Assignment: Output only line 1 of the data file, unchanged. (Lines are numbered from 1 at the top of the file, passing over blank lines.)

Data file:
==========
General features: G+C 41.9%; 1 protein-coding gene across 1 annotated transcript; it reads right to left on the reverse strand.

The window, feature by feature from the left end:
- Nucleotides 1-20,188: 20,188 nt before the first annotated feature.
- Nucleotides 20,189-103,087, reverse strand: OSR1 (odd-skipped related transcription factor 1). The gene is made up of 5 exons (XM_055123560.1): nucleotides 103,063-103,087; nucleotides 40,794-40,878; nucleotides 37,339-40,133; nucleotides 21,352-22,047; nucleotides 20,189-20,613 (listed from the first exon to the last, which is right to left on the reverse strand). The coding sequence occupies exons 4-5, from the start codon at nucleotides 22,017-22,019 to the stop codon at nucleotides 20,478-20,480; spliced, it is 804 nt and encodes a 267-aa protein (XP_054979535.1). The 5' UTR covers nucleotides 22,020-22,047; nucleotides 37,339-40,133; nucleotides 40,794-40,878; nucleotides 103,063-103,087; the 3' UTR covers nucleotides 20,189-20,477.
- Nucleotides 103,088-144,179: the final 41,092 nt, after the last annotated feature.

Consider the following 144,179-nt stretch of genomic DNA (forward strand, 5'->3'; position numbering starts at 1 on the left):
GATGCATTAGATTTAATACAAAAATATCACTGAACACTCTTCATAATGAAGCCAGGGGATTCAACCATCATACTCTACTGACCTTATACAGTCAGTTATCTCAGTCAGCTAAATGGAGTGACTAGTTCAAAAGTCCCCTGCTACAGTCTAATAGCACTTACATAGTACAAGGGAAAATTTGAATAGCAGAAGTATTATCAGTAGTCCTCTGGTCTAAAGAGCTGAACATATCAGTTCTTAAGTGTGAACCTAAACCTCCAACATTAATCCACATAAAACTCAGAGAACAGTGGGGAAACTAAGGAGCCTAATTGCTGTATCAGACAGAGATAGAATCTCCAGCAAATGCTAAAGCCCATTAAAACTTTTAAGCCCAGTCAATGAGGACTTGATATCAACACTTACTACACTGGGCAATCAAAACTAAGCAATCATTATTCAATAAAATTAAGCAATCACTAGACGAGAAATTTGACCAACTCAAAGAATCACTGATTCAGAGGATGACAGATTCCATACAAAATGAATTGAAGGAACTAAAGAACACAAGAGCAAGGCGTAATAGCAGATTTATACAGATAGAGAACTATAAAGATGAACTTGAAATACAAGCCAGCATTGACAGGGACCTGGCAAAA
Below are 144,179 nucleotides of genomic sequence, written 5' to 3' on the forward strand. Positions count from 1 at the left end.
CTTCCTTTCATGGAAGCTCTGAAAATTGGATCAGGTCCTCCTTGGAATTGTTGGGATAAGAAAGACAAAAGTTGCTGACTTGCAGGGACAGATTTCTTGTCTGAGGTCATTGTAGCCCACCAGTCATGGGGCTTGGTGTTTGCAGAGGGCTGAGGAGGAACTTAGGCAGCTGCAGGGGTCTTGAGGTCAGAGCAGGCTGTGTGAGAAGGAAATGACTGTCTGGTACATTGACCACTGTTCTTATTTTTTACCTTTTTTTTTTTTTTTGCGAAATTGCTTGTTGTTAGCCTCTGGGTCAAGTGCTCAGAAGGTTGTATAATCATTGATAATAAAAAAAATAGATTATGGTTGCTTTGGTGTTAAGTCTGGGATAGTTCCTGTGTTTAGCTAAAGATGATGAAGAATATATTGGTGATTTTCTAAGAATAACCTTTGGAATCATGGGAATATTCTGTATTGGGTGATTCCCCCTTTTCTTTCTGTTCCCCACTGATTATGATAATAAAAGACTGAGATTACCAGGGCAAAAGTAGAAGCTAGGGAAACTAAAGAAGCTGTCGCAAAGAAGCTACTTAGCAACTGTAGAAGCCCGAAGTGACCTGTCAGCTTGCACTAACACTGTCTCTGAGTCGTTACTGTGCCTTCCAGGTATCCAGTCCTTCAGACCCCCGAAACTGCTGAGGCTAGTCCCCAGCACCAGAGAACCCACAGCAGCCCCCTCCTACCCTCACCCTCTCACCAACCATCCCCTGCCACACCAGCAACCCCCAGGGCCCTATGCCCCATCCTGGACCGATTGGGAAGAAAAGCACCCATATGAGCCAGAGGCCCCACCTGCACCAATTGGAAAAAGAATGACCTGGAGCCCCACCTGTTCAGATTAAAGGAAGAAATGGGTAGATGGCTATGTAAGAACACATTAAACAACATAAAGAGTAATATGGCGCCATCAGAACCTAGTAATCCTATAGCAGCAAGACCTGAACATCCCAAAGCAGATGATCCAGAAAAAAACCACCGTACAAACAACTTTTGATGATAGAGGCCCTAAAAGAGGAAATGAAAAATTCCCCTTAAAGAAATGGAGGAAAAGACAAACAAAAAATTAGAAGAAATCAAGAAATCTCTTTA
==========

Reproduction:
General features: G+C 41.9%; 1 protein-coding gene across 1 annotated transcript; it reads right to left on the reverse strand.